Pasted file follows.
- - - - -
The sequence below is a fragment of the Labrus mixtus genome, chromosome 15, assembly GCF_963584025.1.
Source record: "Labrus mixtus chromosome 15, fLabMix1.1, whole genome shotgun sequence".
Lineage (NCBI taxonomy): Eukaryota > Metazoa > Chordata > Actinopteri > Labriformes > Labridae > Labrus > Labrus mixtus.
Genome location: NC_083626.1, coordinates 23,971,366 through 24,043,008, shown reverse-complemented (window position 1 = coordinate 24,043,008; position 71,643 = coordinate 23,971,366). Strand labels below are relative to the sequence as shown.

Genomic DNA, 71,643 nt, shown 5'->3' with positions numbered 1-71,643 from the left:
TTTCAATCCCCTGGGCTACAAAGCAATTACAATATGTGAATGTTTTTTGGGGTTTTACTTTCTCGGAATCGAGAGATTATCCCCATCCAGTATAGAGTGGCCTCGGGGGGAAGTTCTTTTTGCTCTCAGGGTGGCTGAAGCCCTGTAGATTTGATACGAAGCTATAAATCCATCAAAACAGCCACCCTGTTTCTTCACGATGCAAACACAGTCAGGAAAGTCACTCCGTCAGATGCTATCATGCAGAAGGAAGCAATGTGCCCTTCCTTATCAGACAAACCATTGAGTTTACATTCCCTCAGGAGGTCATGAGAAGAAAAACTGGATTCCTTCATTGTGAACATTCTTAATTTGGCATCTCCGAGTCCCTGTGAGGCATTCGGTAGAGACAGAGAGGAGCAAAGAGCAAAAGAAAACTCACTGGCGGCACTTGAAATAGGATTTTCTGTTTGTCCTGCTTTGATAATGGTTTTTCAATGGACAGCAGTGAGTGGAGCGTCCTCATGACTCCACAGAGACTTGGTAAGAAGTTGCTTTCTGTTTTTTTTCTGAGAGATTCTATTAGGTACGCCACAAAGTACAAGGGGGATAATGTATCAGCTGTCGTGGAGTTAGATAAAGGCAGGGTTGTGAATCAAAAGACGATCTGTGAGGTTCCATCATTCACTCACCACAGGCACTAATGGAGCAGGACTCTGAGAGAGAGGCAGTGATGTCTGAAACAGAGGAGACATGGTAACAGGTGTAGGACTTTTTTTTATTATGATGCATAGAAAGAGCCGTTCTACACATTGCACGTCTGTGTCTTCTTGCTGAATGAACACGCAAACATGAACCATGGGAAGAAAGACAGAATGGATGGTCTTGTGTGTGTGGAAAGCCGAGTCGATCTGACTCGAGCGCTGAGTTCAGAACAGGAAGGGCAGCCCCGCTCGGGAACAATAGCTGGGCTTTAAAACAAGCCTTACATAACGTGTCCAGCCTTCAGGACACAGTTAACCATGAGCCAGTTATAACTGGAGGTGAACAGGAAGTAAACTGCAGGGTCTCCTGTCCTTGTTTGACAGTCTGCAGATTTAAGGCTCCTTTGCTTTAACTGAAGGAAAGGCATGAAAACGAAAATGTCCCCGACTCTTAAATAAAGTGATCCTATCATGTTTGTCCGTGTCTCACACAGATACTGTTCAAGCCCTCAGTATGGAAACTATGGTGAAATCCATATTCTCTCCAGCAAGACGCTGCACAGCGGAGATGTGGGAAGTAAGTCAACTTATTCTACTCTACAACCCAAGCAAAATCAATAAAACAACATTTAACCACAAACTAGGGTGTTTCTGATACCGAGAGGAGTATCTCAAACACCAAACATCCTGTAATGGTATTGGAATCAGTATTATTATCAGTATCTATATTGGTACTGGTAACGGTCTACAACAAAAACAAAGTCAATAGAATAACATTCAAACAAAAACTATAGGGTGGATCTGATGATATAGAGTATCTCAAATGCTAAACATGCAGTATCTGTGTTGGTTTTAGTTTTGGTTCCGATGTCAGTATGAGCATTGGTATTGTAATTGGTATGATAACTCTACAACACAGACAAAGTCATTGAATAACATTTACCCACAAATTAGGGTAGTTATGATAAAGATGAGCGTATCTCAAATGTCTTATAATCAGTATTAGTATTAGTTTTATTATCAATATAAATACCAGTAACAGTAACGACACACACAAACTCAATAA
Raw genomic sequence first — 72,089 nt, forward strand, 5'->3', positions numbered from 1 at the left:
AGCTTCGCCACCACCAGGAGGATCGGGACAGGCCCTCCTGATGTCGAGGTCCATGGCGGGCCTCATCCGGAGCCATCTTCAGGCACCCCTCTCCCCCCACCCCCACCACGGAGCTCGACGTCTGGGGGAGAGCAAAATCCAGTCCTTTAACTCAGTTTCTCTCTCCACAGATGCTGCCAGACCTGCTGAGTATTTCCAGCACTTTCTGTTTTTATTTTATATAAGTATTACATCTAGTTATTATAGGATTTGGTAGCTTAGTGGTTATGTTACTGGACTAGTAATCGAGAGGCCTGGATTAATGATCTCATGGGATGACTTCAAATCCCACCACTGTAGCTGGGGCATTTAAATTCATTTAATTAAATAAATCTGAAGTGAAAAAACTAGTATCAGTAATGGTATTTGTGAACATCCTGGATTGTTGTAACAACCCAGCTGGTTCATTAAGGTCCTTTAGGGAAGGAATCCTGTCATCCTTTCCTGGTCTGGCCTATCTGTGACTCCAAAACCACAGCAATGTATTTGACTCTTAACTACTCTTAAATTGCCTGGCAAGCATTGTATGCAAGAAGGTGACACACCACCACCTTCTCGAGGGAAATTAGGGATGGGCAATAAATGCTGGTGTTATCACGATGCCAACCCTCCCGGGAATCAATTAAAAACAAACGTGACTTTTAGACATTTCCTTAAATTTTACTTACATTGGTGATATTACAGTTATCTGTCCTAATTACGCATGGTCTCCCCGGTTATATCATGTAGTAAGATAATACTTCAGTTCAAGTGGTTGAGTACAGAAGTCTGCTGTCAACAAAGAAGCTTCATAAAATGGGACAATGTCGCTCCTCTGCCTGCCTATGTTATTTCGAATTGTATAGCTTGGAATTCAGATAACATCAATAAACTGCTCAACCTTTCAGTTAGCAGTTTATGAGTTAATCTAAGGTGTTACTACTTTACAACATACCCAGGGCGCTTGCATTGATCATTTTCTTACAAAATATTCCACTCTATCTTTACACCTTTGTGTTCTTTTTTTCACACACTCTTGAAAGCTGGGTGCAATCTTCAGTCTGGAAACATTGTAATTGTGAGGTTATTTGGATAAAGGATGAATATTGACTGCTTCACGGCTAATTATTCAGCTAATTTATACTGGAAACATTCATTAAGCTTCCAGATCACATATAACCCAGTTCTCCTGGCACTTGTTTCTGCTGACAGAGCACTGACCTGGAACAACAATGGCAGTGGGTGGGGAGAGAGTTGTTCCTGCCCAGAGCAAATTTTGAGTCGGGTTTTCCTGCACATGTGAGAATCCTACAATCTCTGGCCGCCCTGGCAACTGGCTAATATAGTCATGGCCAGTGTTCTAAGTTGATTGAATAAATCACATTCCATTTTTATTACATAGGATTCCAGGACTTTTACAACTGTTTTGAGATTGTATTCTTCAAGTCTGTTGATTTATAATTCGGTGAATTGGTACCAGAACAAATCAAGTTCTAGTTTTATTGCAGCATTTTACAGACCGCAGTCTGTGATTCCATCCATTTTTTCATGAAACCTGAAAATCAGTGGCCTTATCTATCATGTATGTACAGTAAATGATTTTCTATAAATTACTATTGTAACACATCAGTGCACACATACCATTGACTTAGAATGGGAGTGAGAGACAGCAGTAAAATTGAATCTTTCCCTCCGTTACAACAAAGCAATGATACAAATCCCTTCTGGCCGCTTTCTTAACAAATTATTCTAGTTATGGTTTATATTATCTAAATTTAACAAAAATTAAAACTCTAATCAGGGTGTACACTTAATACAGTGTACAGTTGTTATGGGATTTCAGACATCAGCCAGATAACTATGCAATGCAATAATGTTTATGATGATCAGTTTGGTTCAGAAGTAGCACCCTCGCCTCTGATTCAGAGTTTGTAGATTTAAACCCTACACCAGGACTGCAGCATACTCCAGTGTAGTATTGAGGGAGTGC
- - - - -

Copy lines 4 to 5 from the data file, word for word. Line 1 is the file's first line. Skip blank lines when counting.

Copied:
Genome location: NC_083626.1, coordinates 23,971,366 through 24,043,008, shown reverse-complemented (window position 1 = coordinate 24,043,008; position 71,643 = coordinate 23,971,366). Strand labels below are relative to the sequence as shown.

Genomic DNA, 71,643 nt, shown 5'->3' with positions numbered 1-71,643 from the left: